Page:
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THE VILLAGE OF SOHO


(From the archives: June 2019) I was lent a book last week. 'Soho in the Eighties' is a memoir by Christopher Howse, an assistant editor and writer for the Daily Telegraph. Beautifully and plainly written, the Soho which the author re-inhabits here is an intense, if insular description of a place which I knew reasonably well from the late 1960s to the late 1980s.

The much-mythologised London village of Soho consists of multiple worlds, all interlocking and overlapping, rather like a Turkish puzzle ring. Here the worlds of film, theatre, pop music, clubs, pubs, drugs, the sex industry, restaurants, business, religion and more co-exist, if not always happily together, then at least, without coming into conflict with each other too often.


Christopher Howse’s Soho revolves principally around The Coach & Horses, The French House and the Colony Club. Here we meet the writer Jeffrey Bernard and his two brothers, the artist Francis Bacon, the former TV presenter Daniel Farson and a number of other late luminaries. The common denominator here is that they're all locked together in the slow-motion suicide pact which some call alcoholism. Considering the collective wit and erudition of this once-brilliant constellation of burning stars, the ensuing scenes don’t often come across as that startling. These people, great as some may have been in the bloom of youth, hardly differ in middle-age from any other bunch of drunks found in far less-celebrated boozers.


Witty and wise at the outset of a drinking session, they become bitchy, morose, self-pitying and sometimes downright nasty after an hour or three. Frequently lonely or in fractious relationships, upon closer inspection, you sometimes find that they live in a mess too. Often more prey to the blows of random misfortune than the average person, finally their bodies surrender to the onslaught and they die. Never doubt, however, that in the “You had to be there!” world of drinking, legendary laughs will have been had by the assembled company.


The company frequently fell out with each other, too, often employing the cruellest and foulest language to attack each other, all selected from what must have been a considerable armoury at their disposal. Suddenly, about halfway through the book , you realise you're reading a boots-on-the-ground despatch from the frontline of the War on Sobriety.

It's a war, like most, which everyone loses: combatants, their families, observers, and many civilians within its range. If you read Kessel and Walton’s 1965 study, Alcoholism along with Howse’s Soho in the Eighties, then, really you've got the whole grainy story. While all these ripping tales of non derring-do were happening round at The Coach, The Colony and The French House, what else was going on in old Soho?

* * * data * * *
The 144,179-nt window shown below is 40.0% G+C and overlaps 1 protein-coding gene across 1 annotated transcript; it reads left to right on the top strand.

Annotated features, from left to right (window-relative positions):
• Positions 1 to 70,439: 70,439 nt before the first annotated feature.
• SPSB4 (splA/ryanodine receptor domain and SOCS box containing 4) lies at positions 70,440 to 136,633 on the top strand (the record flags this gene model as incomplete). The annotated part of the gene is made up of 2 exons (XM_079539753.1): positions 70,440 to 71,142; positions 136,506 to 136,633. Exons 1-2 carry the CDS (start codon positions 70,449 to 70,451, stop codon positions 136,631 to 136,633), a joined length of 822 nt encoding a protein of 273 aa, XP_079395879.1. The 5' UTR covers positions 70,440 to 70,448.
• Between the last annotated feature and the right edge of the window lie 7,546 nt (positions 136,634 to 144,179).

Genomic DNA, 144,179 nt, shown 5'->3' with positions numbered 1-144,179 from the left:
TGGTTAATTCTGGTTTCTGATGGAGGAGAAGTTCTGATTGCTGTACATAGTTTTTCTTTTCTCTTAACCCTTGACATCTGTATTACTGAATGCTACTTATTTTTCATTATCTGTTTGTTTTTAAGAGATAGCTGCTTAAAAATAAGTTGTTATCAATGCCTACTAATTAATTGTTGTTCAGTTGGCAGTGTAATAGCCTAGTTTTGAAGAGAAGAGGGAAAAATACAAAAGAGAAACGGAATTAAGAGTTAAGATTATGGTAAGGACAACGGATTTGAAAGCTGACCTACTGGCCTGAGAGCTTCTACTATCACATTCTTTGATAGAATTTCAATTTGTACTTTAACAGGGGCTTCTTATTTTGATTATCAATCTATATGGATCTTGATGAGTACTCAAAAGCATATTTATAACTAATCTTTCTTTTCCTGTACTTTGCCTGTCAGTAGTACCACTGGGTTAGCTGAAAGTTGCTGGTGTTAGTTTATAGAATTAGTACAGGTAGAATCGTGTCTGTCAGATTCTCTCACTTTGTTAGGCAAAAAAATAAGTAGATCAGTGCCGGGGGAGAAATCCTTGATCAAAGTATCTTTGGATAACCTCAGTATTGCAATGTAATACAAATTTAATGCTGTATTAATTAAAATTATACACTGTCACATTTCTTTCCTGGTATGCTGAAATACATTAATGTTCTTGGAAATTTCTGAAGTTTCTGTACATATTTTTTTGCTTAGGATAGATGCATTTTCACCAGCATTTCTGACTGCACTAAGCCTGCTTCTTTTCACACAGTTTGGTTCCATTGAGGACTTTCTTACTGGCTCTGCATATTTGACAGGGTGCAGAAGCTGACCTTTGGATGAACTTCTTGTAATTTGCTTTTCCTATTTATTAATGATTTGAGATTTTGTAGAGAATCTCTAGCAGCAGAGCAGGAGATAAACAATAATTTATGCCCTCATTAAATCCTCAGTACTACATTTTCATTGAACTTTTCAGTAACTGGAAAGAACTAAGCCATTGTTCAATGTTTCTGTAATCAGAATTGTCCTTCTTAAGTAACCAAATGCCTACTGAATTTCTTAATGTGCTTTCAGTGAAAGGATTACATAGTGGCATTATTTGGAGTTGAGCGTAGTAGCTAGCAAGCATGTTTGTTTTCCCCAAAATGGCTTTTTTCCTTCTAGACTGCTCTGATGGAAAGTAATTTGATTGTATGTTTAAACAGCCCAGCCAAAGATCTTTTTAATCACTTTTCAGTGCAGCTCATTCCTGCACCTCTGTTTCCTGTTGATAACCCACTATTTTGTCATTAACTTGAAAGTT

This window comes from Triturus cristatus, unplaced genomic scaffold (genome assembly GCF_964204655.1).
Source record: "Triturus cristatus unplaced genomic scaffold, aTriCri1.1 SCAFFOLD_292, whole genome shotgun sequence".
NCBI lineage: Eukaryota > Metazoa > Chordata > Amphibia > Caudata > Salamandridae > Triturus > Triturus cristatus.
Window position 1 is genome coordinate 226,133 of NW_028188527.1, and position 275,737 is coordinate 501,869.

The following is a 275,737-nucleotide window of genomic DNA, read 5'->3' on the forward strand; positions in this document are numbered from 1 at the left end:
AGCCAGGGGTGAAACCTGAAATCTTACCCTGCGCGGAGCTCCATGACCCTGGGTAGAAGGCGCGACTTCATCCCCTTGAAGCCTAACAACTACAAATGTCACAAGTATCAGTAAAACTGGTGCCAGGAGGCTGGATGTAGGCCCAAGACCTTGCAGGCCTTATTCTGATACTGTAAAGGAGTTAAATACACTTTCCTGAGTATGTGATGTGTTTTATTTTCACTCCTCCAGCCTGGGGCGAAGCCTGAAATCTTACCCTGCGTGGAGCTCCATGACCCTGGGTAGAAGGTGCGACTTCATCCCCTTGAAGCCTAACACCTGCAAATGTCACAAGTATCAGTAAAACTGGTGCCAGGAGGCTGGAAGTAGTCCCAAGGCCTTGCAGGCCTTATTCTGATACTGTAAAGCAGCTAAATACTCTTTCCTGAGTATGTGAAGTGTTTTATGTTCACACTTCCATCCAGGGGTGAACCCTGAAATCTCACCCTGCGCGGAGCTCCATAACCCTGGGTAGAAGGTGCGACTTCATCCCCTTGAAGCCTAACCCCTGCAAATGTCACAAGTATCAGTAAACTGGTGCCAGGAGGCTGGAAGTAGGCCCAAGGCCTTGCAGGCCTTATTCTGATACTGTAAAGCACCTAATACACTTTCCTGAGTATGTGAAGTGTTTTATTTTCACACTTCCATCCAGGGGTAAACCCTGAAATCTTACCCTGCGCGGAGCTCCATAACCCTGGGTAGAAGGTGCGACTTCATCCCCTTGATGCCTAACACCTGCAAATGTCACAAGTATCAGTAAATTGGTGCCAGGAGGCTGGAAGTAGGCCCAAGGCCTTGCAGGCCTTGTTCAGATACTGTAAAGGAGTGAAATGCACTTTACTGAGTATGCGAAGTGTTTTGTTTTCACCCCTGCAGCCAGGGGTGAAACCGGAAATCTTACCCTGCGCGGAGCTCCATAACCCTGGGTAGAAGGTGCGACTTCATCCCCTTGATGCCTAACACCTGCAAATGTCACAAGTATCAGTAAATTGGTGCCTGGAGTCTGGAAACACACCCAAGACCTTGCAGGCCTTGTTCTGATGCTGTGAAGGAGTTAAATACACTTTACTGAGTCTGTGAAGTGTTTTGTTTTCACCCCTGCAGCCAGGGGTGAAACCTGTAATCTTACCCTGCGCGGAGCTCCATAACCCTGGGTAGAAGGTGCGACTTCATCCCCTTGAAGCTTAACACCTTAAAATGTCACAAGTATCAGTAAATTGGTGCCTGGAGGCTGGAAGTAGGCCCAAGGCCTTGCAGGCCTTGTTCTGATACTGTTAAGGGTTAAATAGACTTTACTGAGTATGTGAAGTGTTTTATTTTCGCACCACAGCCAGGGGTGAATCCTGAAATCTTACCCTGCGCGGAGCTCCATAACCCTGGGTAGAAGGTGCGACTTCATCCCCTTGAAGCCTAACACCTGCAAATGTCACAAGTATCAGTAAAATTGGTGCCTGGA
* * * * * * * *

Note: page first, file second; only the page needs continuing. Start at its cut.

Well, tons, is the short answer. I was there for some of it. Even in my own little world of recording music in a Denmark Street cellar, all manner of things happened to me during my time there. Having finished recording late one night, for instance, I went to sleep in a doss-bag under the mixing desk. Early the next morning I was awoken by someone buzzing at the door. Pelting upstairs in t-shirt and pants, I was confronted by a man from the Dorchester Hotel. “John Hurt's shoes,” he said. “I expect he does,” I replied. John Hurt had, apparently, been back for a late gargle that night with Captain Sensible after they'd performed in Mike Batt’s show at the Albert Hall. I never woke up because I was a-kip in a sound-proofed room. The actor had left his shoes behind. I searched the office.

They were in a paper bag on the desk. I gave them to the man from the Dorchester then dressed and wandered across Soho Square to have breakfast at the Star Café. An averagely downbeat sort of day. That’ll be five pounds, please.


I have a million stories about what I saw in Soho, many of them unprintable Did I ever tell you about the Denmark Place fire which killed 37 people in August of 1980? No? Well neither did the national newspapers. Until many years later. Or how about the night when the Times journalist, Giles Smith and I, eating in a Vietnamese restaurant in Carlisle Street, were suddenly locked in by the patron, for our own safety, while some rugged individualist with a blade fought it out with passers-by outside.


I tell you, there's always something zany going on in Soho: good, bad, funny, heart-warming and genuinely brilliant at times. But you're not going to see much of it if you never leave your bar stool, are you? Christopher Howse is a great writer. There is practically no one to touch him for instance on the subject of Christian Faith. I bet he'd be fascinating on the story of the French Masonic Church in Soho Square. I would dearly like to see another book by him about Soho. Soho, after all, is a centuries-old London village, which is worth a lot more than the sum of its self-celebrating bohemian drunks.

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